June 07,2005

Grassley Statement on Committee Report on The Nature Conservancy


To: Reporters and Editors
Re: Finance Committee Report on The Nature Conservancy
Da: Tuesday, June 7, 2005

Sen. Chuck Grassley, chairman of the Committee on Finance, today made the followingcomment on the Finance Committee’s report on The Nature Conservancy. The report is available at finance.senate.gov under “hearings.” The committee’s hearing tomorrow will explore The Nature Conservancy report and concerns regarding land donations and the tax code in general.

“The report and attached documents show that The Nature Conservancy at times approachestax matters affecting it and its donors in an aggressive manner that can result in substantial tax benefits – no different than many large corporations. This is the reality that Congress must bear in mind as we consider the first broad reforms of the charitable laws since 1969. Current law has not kept up with the sophistication and complexity of many of today’s charities. Because of that, there are legitimate concerns being raised that more and more charities may not be always acting as Congress originally intended and in a manner that justifies their tax-exempt status to the public. IfCongress fails to take action in reforming tax-exempt laws and charitable donations, it means that therest of the taxpayers are going to have to shoulder a heavier burden to pay for our government.

“This report is significant because it provides the public a window into the workings of notjust The Nature Conservancy but large charities in general. The report makes it clear that we needto forget the image of charities just ringing a bell for money and recognize the reality that these areorganizations that often engage in sophisticated tax planning and complex transactions. An exampleis the emissions credit arrangements in which corporations make payments to The NatureConservancy in exchange for potentially receiving tradable emissions credits. Sophisticated andcomplex transactions are not in of themselves inappropriate – the problem is that the law governingcharities is not equally sophisticated. Therefore, there may be a mismatch at times between whatcharities are actually doing versus what the public expects them to do.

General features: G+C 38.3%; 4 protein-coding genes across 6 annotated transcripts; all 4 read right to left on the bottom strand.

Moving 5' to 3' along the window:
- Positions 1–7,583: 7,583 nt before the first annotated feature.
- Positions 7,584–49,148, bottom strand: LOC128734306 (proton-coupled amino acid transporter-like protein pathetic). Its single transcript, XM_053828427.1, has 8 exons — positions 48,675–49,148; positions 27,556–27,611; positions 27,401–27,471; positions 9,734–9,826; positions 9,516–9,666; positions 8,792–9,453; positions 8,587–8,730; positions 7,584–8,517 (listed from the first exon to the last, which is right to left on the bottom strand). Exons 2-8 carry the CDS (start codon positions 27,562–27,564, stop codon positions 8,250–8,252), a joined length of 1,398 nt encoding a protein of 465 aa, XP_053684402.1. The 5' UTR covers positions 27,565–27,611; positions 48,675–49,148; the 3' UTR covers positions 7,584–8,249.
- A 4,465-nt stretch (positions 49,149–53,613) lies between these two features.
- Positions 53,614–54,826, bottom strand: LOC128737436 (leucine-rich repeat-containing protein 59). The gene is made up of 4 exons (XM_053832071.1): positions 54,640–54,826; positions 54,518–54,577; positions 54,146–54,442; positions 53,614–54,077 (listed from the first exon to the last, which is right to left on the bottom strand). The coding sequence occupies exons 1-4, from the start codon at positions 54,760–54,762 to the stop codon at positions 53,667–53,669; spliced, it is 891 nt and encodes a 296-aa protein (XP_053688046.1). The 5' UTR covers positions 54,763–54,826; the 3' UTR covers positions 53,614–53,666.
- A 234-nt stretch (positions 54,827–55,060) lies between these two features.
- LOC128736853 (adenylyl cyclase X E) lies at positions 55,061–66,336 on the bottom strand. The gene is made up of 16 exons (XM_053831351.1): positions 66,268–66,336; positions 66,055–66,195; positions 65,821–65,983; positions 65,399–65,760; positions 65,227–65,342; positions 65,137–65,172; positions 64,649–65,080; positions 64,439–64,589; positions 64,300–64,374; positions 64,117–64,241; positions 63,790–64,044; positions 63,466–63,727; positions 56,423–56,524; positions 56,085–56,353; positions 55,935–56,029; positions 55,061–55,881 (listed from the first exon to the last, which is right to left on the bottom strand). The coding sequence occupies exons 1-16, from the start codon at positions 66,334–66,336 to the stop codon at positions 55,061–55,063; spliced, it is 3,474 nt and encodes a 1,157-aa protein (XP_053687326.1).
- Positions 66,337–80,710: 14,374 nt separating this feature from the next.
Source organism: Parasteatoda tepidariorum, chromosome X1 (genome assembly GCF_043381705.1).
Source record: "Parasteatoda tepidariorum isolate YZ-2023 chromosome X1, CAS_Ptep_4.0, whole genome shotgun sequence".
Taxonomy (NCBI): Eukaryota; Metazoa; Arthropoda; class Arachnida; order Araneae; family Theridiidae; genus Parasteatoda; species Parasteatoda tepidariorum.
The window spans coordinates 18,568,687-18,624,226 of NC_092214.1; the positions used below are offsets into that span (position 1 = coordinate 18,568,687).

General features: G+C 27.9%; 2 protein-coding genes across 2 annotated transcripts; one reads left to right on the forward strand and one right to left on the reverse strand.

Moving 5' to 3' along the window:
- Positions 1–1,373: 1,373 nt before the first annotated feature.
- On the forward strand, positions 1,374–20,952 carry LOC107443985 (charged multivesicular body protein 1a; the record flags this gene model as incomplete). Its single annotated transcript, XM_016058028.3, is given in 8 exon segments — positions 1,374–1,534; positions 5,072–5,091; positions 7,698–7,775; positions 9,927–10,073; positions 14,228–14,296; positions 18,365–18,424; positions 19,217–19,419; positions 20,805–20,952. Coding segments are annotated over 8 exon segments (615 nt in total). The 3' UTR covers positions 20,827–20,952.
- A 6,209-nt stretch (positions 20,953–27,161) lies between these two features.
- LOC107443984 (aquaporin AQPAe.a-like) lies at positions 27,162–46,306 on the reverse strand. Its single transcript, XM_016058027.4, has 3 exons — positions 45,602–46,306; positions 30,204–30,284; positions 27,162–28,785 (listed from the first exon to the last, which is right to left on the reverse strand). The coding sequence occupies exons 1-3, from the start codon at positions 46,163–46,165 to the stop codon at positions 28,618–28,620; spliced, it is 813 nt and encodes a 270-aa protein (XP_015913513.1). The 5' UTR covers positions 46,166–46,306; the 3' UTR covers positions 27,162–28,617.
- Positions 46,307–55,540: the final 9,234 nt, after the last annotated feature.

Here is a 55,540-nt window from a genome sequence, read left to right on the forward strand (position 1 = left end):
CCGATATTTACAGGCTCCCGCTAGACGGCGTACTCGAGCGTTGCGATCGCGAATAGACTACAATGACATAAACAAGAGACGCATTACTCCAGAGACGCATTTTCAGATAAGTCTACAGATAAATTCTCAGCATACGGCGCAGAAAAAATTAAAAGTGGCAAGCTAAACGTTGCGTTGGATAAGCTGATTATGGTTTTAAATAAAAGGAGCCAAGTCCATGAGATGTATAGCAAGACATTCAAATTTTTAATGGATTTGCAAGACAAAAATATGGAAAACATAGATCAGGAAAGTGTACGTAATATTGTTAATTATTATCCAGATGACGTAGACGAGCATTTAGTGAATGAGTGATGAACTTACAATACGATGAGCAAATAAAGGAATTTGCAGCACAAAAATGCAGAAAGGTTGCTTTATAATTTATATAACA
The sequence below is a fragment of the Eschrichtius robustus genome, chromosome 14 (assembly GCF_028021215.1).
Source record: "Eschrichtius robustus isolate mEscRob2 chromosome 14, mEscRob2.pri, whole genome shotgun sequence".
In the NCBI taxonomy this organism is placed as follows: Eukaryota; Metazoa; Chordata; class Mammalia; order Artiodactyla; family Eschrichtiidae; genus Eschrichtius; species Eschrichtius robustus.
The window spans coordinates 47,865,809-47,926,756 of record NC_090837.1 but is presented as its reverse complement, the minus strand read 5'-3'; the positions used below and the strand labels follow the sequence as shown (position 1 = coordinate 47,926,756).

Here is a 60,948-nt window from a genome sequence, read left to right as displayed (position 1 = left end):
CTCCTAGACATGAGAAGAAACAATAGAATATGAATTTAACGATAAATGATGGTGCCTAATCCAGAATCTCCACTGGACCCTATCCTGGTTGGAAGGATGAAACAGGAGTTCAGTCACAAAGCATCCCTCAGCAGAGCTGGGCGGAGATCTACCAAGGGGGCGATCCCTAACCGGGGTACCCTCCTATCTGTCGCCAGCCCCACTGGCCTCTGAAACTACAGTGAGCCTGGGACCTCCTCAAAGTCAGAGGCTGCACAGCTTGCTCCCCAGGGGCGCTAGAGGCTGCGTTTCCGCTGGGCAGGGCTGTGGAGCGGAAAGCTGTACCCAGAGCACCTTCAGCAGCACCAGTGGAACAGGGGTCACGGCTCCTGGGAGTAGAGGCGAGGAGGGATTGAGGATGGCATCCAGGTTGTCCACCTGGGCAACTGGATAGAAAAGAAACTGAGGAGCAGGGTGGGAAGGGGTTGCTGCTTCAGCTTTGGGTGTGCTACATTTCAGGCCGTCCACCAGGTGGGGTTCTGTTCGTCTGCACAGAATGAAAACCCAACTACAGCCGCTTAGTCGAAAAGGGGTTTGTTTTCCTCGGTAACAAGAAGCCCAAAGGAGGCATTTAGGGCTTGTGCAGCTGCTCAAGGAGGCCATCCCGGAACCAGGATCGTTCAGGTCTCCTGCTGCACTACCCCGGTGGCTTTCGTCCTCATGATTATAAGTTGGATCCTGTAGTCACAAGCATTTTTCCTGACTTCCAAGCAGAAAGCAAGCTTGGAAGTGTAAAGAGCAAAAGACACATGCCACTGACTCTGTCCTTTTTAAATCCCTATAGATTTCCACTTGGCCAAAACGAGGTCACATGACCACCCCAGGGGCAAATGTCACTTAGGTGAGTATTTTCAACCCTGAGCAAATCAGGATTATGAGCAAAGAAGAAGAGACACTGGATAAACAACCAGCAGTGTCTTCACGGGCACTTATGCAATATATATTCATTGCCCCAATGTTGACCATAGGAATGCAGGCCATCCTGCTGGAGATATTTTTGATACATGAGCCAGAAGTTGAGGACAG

“Since the Senate Finance Committee announced its investigation, The Nature Conservancyhas implemented many reforms relating to governance and donations of land and conservationeasements. This report makes it clear that such reforms were necessary, and I commend The NatureConservancy for making them. Yet, in several areas, such as related party transactions, publicdisclosure, conservation buyer transactions and the reporting and payment of taxes, my hope is thatthis report will encourage The Nature Conservancy to consider additional reforms.

“I have been a proponent of encouraging land conservation and certainly The NatureConservancy has much to be proud of in this area. However, this report highlights that there are realshortcomings in current law in many areas, including modifications, monitoring and valuation ofeasements, and the circumvention of section 170(h) requirements. For example, donors of easementsand The Nature Conservancy engaged in dozens of modifications of those easements withoutnotification to the IRS. This must stop. My intention is to work with Senator Baucus on finalizinga package in the next few weeks that will encourage land donation while addressing the abuses.

“This report hits home the fundamental point that a charity’s board of directors shouldoversee an organization’s operations -- and not just act as figureheads. There are more than 1 millioncharities that we can’t reform one investigation at a time. This is why the Finance Committee mustconsider basic 101 governance requirements.

“Transparencyand full disclosure are cornerstones in reassuring the public that charities -- andthose who donate to them -- deserve the favorable tax benefits they receive. This report shows thereis much work that charities and the IRS need to do to make sure that public documents provide a full,accurate and complete picture of what is going on with today’s nonprofits. Time and again, TheNature Conservancy’s Forms 990 provide only bare bones information, if any at all, regarding itsparticipation in transactions with insiders as well as unique and complex programs such as theemissions credits arrangements and its conservation buyer program.

“While The Nature Conservancy has taken steps to improve, we must see changes in the lawand regulations that ensure across-the-board that the tax code provisions designed to encourageconservation are serving their intended purpose. It is important to bear in mind that the issues raisedregarding easements and land donations are not limited to The Nature Conservancy. Tomorrow’shearing will explore in detail many of the problems and possible solutions to improving current law.”